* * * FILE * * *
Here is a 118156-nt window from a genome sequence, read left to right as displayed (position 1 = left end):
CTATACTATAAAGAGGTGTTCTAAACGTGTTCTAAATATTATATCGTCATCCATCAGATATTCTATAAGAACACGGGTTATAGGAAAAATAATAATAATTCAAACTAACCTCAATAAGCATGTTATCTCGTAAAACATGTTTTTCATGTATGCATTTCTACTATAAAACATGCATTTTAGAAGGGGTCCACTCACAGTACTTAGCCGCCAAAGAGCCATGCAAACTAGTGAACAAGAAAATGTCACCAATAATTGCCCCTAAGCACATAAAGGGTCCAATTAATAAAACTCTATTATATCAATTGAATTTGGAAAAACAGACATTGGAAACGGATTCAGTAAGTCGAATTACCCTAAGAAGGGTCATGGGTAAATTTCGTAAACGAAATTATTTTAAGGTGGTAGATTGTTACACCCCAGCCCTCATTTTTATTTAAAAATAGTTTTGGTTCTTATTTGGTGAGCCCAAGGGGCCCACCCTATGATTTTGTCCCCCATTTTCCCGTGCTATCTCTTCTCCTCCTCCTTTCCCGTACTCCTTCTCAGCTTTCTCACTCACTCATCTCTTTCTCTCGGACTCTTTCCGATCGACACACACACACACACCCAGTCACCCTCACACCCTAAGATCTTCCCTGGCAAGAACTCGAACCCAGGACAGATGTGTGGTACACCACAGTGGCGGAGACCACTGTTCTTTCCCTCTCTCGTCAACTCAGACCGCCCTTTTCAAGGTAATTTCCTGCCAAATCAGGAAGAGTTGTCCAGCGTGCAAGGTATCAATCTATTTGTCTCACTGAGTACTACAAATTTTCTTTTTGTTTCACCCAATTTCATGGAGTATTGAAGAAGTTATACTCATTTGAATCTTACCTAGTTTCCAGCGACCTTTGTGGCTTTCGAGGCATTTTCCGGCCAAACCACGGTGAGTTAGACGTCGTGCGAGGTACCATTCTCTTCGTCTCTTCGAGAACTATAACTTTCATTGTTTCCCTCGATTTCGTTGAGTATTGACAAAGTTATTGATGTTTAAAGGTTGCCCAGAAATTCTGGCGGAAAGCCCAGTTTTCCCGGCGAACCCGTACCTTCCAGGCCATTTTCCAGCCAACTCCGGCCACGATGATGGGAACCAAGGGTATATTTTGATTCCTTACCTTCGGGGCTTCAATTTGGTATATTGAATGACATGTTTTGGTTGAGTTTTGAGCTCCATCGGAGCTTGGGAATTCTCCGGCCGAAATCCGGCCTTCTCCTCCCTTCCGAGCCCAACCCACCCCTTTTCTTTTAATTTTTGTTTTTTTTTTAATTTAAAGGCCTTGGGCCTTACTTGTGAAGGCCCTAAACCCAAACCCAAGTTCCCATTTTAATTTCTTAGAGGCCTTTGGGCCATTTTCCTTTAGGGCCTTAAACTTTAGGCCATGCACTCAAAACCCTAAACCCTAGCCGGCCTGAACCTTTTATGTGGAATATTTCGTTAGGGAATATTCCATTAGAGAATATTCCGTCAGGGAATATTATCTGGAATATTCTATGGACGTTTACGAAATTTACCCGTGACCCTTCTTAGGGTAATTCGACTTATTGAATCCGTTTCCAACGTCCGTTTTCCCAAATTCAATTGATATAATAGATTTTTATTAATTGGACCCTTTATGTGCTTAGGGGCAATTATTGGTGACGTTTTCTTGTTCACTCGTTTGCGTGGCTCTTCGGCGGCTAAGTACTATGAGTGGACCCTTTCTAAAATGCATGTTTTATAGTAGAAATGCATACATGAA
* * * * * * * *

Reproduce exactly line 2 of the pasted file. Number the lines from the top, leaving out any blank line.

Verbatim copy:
CTATACTATAAAGAGGTGTTCTAAACGTGTTCTAAATATTATATCGTCATCCATCAGATATTCTATAAGAACACGGGTTATAGGAAAAATAATAATAATTCAAACTAACCTCAATAAGCATGTTATCTCGTAAAACATGTTTTTCATGTATGCATTTCTACTATAAAACATGCATTTTAGAAGGGGTCCACTCACAGTACTTAGCCGCCAAAGAGCCATGCAAACTAGTGAACAAGAAAATGTCACCAATAATTGCCCCTAAGCACATAAAGGGTCCAATTAATAAAACTCTATTATATCAATTGAATTTGGAAAAACAGACATTGGAAACGGATTCAGTAAGTCGAATTACCCTAAGAAGGGTCATGGGTAAATTTCGTAAACGAAATTATTTTAAGGTGGTAGATTGTTACACCCCAGCCCTCATTTTTATTTAAAAATAGTTTTGGTTCTTATTTGGTGAGCCCAAGGGGCCCACCCTATGATTTTGTCCCCCATTTTCCCGTGCTATCTCTTCTCCTCCTCCTTTCCCGTACTCCTTCTCAGCTTTCTCACTCACTCATCTCTTTCTCTCGGACTCTTTCCGATCGACACACACACACACACCCAGTCACCCTCACACCCTAAGATCTTCCCTGGCAAGAACTCGAACCCAGGACAGATGTGTGGTACACCACAGTGGCGGAGACCACTGTTCTTTCCCTCTCTCGTCAACTCAGACCGCCCTTTTCAAGGTAATTTCCTGCCAAATCAGGAAGAGTTGTCCAGCGTGCAAGGTATCAATCTATTTGTCTCACTGAGTACTACAAATTTTCTTTTTGTTTCACCCAATTTCATGGAGTATTGAAGAAGTTATACTCATTTGAATCTTACCTAGTTTCCAGCGACCTTTGTGGCTTTCGAGGCATTTTCCGGCCAAACCACGGTGAGTTAGACGTCGTGCGAGGTACCATTCTCTTCGTCTCTTCGAGAACTATAACTTTCATTGTTTCCCTCGATTTCGTTGAGTATTGACAAAGTTATTGATGTTTAAAGGTTGCCCAGAAATTCTGGCGGAAAGCCCAGTTTTCCCGGCGAACCCGTACCTTCCAGGCCATTTTCCAGCCAACTCCGGCCACGATGATGGGAACCAAGGGTATATTTTGATTCCTTACCTTCGGGGCTTCAATTTGGTATATTGAATGACATGTTTTGGTTGAGTTTTGAGCTCCATCGGAGCTTGGGAATTCTCCGGCCGAAATCCGGCCTTCTCCTCCCTTCCGAGCCCAACCCACCCCTTTTCTTTTAATTTTTGTTTTTTTTTTAATTTAAAGGCCTTGGGCCTTACTTGTGAAGGCCCTAAACCCAAACCCAAGTTCCCATTTTAATTTCTTAGAGGCCTTTGGGCCATTTTCCTTTAGGGCCTTAAACTTTAGGCCATGCACTCAAAACCCTAAACCCTAGCCGGCCTGAACCTTTTATGTGGAATATTTCGTTAGGGAATATTCCATTAGAGAATATTCCGTCAGGGAATATTATCTGGAATATTCTATGGACGTTTACGAAATTTACCCGTGACCCTTCTTAGGGTAATTCGACTTATTGAATCCGTTTCCAACGTCCGTTTTCCCAAATTCAATTGATATAATAGATTTTTATTAATTGGACCCTTTATGTGCTTAGGGGCAATTATTGGTGACGTTTTCTTGTTCACTCGTTTGCGTGGCTCTTCGGCGGCTAAGTACTATGAGTGGACCCTTTCTAAAATGCATGTTTTATAGTAGAAATGCATACATGAA